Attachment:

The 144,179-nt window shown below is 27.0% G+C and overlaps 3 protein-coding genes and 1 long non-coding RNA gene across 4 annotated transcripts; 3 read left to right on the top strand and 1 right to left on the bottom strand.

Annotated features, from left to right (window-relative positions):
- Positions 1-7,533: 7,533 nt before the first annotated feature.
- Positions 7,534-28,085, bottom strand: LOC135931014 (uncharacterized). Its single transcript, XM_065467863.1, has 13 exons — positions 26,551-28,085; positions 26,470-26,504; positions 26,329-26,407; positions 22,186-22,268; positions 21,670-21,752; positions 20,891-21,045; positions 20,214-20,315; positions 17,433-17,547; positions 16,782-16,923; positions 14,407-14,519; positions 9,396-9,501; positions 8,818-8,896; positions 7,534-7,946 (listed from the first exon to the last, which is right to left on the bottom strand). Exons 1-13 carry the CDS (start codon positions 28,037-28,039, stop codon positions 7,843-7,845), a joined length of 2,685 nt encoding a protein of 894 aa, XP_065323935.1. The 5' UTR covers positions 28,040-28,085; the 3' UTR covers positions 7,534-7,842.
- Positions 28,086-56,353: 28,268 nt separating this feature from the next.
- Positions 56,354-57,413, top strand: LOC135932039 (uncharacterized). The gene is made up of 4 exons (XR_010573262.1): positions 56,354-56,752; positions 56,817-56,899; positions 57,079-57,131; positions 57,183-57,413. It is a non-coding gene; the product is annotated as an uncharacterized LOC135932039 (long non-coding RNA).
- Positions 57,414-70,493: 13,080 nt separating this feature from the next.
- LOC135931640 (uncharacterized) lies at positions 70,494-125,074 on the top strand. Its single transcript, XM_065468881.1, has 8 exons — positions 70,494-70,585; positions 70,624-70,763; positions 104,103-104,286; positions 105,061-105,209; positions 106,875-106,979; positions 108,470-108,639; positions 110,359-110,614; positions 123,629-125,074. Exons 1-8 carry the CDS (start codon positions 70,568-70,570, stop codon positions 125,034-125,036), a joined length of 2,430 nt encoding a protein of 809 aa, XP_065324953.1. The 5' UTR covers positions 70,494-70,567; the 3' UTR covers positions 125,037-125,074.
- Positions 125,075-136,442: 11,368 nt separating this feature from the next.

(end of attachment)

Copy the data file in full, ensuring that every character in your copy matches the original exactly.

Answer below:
The 144,179-nt window shown below is 27.0% G+C and overlaps 3 protein-coding genes and 1 long non-coding RNA gene across 4 annotated transcripts; 3 read left to right on the top strand and 1 right to left on the bottom strand.

Annotated features, from left to right (window-relative positions):
- Positions 1-7,533: 7,533 nt before the first annotated feature.
- Positions 7,534-28,085, bottom strand: LOC135931014 (uncharacterized). Its single transcript, XM_065467863.1, has 13 exons — positions 26,551-28,085; positions 26,470-26,504; positions 26,329-26,407; positions 22,186-22,268; positions 21,670-21,752; positions 20,891-21,045; positions 20,214-20,315; positions 17,433-17,547; positions 16,782-16,923; positions 14,407-14,519; positions 9,396-9,501; positions 8,818-8,896; positions 7,534-7,946 (listed from the first exon to the last, which is right to left on the bottom strand). Exons 1-13 carry the CDS (start codon positions 28,037-28,039, stop codon positions 7,843-7,845), a joined length of 2,685 nt encoding a protein of 894 aa, XP_065323935.1. The 5' UTR covers positions 28,040-28,085; the 3' UTR covers positions 7,534-7,842.
- Positions 28,086-56,353: 28,268 nt separating this feature from the next.
- Positions 56,354-57,413, top strand: LOC135932039 (uncharacterized). The gene is made up of 4 exons (XR_010573262.1): positions 56,354-56,752; positions 56,817-56,899; positions 57,079-57,131; positions 57,183-57,413. It is a non-coding gene; the product is annotated as an uncharacterized LOC135932039 (long non-coding RNA).
- Positions 57,414-70,493: 13,080 nt separating this feature from the next.
- LOC135931640 (uncharacterized) lies at positions 70,494-125,074 on the top strand. Its single transcript, XM_065468881.1, has 8 exons — positions 70,494-70,585; positions 70,624-70,763; positions 104,103-104,286; positions 105,061-105,209; positions 106,875-106,979; positions 108,470-108,639; positions 110,359-110,614; positions 123,629-125,074. Exons 1-8 carry the CDS (start codon positions 70,568-70,570, stop codon positions 125,034-125,036), a joined length of 2,430 nt encoding a protein of 809 aa, XP_065324953.1. The 5' UTR covers positions 70,494-70,567; the 3' UTR covers positions 125,037-125,074.
- Positions 125,075-136,442: 11,368 nt separating this feature from the next.